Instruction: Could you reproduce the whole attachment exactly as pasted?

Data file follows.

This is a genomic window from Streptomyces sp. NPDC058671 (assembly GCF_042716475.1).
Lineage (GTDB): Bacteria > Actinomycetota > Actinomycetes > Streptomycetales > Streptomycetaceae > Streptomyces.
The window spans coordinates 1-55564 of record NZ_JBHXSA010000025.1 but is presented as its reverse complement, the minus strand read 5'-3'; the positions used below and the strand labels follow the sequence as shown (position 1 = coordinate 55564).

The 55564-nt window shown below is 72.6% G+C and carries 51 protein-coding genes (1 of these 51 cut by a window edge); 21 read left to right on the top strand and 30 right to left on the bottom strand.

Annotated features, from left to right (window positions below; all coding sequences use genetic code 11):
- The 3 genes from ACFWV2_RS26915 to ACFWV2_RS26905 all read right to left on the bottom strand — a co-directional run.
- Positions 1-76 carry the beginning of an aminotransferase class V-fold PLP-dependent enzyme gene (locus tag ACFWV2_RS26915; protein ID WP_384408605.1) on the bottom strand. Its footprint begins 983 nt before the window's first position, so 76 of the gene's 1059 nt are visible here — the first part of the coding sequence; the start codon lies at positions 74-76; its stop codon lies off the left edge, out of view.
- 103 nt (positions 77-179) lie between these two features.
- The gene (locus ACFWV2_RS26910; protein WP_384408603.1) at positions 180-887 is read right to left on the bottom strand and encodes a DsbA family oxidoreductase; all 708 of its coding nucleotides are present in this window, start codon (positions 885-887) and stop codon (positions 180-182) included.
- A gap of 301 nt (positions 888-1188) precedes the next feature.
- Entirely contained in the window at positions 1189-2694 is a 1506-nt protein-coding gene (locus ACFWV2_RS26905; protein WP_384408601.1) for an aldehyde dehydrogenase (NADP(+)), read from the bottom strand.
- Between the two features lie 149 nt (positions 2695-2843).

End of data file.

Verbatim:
This is a genomic window from Streptomyces sp. NPDC058671 (assembly GCF_042716475.1).
Lineage (GTDB): Bacteria > Actinomycetota > Actinomycetes > Streptomycetales > Streptomycetaceae > Streptomyces.
The window spans coordinates 1-55564 of record NZ_JBHXSA010000025.1 but is presented as its reverse complement, the minus strand read 5'-3'; the positions used below and the strand labels follow the sequence as shown (position 1 = coordinate 55564).

The 55564-nt window shown below is 72.6% G+C and carries 51 protein-coding genes (1 of these 51 cut by a window edge); 21 read left to right on the top strand and 30 right to left on the bottom strand.

Annotated features, from left to right (window positions below; all coding sequences use genetic code 11):
- The 3 genes from ACFWV2_RS26915 to ACFWV2_RS26905 all read right to left on the bottom strand — a co-directional run.
- Positions 1-76 carry the beginning of an aminotransferase class V-fold PLP-dependent enzyme gene (locus tag ACFWV2_RS26915; protein ID WP_384408605.1) on the bottom strand. Its footprint begins 983 nt before the window's first position, so 76 of the gene's 1059 nt are visible here — the first part of the coding sequence; the start codon lies at positions 74-76; its stop codon lies off the left edge, out of view.
- 103 nt (positions 77-179) lie between these two features.
- The gene (locus ACFWV2_RS26910; protein WP_384408603.1) at positions 180-887 is read right to left on the bottom strand and encodes a DsbA family oxidoreductase; all 708 of its coding nucleotides are present in this window, start codon (positions 885-887) and stop codon (positions 180-182) included.
- A gap of 301 nt (positions 888-1188) precedes the next feature.
- Entirely contained in the window at positions 1189-2694 is a 1506-nt protein-coding gene (locus ACFWV2_RS26905; protein WP_384408601.1) for an aldehyde dehydrogenase (NADP(+)), read from the bottom strand.
- Between the two features lie 149 nt (positions 2695-2843).